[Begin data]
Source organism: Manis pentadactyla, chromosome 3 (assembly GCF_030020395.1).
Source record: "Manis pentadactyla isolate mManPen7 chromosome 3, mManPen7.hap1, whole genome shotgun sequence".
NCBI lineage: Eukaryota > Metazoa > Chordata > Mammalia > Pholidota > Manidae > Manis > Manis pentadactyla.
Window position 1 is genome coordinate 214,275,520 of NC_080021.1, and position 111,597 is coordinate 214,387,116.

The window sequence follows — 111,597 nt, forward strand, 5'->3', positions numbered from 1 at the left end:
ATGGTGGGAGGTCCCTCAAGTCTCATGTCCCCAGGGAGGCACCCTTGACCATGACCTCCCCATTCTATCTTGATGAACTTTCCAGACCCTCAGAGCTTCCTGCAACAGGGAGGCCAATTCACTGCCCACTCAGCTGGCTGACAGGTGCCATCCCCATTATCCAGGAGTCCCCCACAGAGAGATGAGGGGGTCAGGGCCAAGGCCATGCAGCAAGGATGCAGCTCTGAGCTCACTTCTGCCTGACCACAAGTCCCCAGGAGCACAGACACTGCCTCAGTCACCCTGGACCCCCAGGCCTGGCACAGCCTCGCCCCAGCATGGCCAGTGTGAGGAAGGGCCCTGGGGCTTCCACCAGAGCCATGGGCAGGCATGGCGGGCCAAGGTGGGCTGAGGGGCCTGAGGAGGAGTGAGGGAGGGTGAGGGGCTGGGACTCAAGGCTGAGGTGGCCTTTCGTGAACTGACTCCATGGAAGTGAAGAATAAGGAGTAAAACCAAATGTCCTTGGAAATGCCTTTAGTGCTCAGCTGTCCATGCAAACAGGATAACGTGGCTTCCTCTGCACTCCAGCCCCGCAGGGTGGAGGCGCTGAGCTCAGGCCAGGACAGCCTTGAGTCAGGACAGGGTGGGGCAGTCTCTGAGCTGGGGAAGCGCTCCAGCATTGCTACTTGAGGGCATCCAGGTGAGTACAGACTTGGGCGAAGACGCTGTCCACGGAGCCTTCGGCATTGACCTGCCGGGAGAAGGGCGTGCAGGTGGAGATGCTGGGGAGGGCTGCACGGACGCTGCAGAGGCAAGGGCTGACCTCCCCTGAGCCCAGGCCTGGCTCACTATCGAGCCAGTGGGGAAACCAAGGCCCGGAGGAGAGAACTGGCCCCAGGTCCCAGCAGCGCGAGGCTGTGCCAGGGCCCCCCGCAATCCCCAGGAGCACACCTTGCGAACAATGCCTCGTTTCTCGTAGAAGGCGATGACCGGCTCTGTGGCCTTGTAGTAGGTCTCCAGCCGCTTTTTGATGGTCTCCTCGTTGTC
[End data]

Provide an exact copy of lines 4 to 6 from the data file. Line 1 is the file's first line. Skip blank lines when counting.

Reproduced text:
Window position 1 is genome coordinate 214,275,520 of NC_080021.1, and position 111,597 is coordinate 214,387,116.

The window sequence follows — 111,597 nt, forward strand, 5'->3', positions numbered from 1 at the left end:
ATGGTGGGAGGTCCCTCAAGTCTCATGTCCCCAGGGAGGCACCCTTGACCATGACCTCCCCATTCTATCTTGATGAACTTTCCAGACCCTCAGAGCTTCCTGCAACAGGGAGGCCAATTCACTGCCCACTCAGCTGGCTGACAGGTGCCATCCCCATTATCCAGGAGTCCCCCACAGAGAGATGAGGGGGTCAGGGCCAAGGCCATGCAGCAAGGATGCAGCTCTGAGCTCACTTCTGCCTGACCACAAGTCCCCAGGAGCACAGACACTGCCTCAGTCACCCTGGACCCCCAGGCCTGGCACAGCCTCGCCCCAGCATGGCCAGTGTGAGGAAGGGCCCTGGGGCTTCCACCAGAGCCATGGGCAGGCATGGCGGGCCAAGGTGGGCTGAGGGGCCTGAGGAGGAGTGAGGGAGGGTGAGGGGCTGGGACTCAAGGCTGAGGTGGCCTTTCGTGAACTGACTCCATGGAAGTGAAGAATAAGGAGTAAAACCAAATGTCCTTGGAAATGCCTTTAGTGCTCAGCTGTCCATGCAAACAGGATAACGTGGCTTCCTCTGCACTCCAGCCCCGCAGGGTGGAGGCGCTGAGCTCAGGCCAGGACAGCCTTGAGTCAGGACAGGGTGGGGCAGTCTCTGAGCTGGGGAAGCGCTCCAGCATTGCTACTTGAGGGCATCCAGGTGAGTACAGACTTGGGCGAAGACGCTGTCCACGGAGCCTTCGGCATTGACCTGCCGGGAGAAGGGCGTGCAGGTGGAGATGCTGGGGAGGGCTGCACGGACGCTGCAGAGGCAAGGGCTGACCTCCCCTGAGCCCAGGCCTGGCTCACTATCGAGCCAGTGGGGAAACCAAGGCCCGGAGGAGAGAACTGGCCCCAGGTCCCAGCAGCGCGAGGCTGTGCCAGGGCCCCCCGCAATCCCCAGGAGCACACCTTGCGAACAATGCCTCGTTTCTCGTAGAAGGCGATGACCGGCTCTGTGGCCTTGTAGTAGGTCTCCAGCCGCTTTTTGATGGTCTCCTCGTTGTC